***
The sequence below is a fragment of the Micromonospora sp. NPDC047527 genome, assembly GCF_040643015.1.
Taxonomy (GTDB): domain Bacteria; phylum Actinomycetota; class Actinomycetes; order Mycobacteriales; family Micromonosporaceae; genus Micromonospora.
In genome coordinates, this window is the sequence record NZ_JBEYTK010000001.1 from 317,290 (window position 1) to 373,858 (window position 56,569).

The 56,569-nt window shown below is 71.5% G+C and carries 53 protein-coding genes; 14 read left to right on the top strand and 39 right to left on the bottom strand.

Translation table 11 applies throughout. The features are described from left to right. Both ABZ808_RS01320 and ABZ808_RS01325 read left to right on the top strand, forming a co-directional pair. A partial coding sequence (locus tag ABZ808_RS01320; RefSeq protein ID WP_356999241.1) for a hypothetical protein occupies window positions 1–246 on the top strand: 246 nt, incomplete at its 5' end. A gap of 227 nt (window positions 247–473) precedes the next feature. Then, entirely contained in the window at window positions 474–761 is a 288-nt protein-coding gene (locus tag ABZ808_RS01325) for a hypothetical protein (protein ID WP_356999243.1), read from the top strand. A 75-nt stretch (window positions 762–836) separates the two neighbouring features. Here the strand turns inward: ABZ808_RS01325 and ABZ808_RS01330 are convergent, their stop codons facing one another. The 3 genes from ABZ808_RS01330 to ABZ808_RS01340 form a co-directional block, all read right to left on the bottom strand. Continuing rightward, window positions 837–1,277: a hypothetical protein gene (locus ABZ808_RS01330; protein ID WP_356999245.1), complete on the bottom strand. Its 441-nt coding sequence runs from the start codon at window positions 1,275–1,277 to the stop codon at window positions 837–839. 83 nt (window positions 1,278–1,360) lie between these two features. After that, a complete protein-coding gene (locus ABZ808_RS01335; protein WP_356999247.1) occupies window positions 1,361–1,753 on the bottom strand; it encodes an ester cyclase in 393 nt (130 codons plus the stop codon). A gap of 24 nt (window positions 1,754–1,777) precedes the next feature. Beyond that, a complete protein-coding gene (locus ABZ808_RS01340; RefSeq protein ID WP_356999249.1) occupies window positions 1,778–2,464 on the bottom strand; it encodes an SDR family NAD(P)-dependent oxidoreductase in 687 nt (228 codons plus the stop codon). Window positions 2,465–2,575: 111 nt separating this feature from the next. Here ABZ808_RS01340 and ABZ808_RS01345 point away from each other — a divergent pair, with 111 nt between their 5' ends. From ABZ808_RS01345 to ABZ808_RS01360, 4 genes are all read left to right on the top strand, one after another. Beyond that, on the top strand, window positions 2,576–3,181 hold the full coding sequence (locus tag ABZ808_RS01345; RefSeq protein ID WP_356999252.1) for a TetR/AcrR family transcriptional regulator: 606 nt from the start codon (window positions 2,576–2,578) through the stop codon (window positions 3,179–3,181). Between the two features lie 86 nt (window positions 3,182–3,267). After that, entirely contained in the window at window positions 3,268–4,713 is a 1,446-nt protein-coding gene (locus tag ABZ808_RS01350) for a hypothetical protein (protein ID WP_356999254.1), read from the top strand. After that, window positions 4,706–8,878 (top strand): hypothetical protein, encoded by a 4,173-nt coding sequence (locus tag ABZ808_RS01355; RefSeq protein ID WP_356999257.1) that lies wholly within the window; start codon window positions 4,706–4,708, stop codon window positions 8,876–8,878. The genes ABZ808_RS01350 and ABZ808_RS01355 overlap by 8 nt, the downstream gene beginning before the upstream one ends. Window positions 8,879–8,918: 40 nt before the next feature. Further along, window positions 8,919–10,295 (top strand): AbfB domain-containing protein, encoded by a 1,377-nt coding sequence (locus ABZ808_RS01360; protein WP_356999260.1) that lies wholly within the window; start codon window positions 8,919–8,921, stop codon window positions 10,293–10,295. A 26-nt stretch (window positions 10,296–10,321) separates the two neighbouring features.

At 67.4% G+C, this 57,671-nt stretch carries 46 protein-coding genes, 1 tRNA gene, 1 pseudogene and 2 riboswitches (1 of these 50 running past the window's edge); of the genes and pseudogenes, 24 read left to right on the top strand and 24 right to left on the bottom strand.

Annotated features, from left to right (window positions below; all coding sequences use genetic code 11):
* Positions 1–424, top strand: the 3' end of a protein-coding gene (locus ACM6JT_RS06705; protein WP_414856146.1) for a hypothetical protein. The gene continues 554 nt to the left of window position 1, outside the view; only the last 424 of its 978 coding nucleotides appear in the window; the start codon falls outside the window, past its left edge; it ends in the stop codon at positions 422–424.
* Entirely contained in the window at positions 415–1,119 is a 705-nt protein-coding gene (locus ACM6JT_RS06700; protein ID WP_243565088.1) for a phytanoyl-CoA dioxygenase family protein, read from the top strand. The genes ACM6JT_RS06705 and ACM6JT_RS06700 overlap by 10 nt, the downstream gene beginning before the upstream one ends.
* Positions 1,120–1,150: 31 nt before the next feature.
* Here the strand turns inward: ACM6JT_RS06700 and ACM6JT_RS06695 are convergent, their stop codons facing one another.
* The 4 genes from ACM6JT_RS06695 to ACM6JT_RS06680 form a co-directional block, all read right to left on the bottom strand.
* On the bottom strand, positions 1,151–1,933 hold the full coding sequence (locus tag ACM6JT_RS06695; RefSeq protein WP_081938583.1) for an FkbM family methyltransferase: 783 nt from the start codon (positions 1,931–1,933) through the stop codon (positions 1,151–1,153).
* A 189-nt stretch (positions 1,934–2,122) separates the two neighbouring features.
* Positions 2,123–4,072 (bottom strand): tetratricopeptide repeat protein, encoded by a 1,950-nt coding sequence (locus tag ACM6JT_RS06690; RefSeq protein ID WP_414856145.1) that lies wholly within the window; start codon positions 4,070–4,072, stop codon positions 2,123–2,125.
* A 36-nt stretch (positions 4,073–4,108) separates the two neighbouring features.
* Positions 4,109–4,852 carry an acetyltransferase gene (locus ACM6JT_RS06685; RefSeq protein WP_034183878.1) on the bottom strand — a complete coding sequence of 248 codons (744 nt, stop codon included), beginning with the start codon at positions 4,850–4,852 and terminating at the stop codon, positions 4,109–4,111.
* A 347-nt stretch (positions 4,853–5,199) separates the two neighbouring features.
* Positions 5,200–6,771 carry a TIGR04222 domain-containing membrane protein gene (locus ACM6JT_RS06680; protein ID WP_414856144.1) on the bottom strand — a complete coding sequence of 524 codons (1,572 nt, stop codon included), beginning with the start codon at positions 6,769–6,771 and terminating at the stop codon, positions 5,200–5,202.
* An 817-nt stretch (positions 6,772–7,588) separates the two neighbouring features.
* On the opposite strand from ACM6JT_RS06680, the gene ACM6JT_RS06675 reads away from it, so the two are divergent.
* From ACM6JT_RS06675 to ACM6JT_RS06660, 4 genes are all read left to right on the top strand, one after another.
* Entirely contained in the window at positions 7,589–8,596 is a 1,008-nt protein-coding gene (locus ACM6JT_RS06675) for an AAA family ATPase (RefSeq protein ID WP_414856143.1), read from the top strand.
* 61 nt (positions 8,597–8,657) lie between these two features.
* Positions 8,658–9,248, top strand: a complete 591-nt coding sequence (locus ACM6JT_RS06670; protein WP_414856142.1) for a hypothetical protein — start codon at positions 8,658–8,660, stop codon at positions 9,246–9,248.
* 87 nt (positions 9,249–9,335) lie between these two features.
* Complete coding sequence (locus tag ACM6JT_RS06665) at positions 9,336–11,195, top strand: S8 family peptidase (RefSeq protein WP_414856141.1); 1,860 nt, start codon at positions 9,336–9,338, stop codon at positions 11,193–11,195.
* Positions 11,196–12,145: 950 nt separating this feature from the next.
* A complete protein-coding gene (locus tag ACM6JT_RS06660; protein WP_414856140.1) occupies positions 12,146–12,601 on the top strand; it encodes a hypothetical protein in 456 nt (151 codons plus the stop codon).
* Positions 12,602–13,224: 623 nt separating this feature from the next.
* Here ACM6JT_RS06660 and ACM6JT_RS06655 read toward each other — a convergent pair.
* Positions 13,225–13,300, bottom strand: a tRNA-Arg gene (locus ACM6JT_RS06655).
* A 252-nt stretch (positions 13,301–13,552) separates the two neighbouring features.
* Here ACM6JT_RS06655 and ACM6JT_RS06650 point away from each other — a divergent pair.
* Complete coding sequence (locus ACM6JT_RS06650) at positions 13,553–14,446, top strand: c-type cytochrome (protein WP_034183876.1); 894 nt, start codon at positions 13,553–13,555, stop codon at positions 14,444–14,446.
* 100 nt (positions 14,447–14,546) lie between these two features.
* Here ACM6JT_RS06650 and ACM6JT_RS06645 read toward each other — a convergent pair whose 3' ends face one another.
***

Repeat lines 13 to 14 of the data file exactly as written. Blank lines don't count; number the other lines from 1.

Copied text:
* On the bottom strand, positions 1,151–1,933 hold the full coding sequence (locus tag ACM6JT_RS06695; RefSeq protein WP_081938583.1) for an FkbM family methyltransferase: 783 nt from the start codon (positions 1,931–1,933) through the stop codon (positions 1,151–1,153).
* A 189-nt stretch (positions 1,934–2,122) separates the two neighbouring features.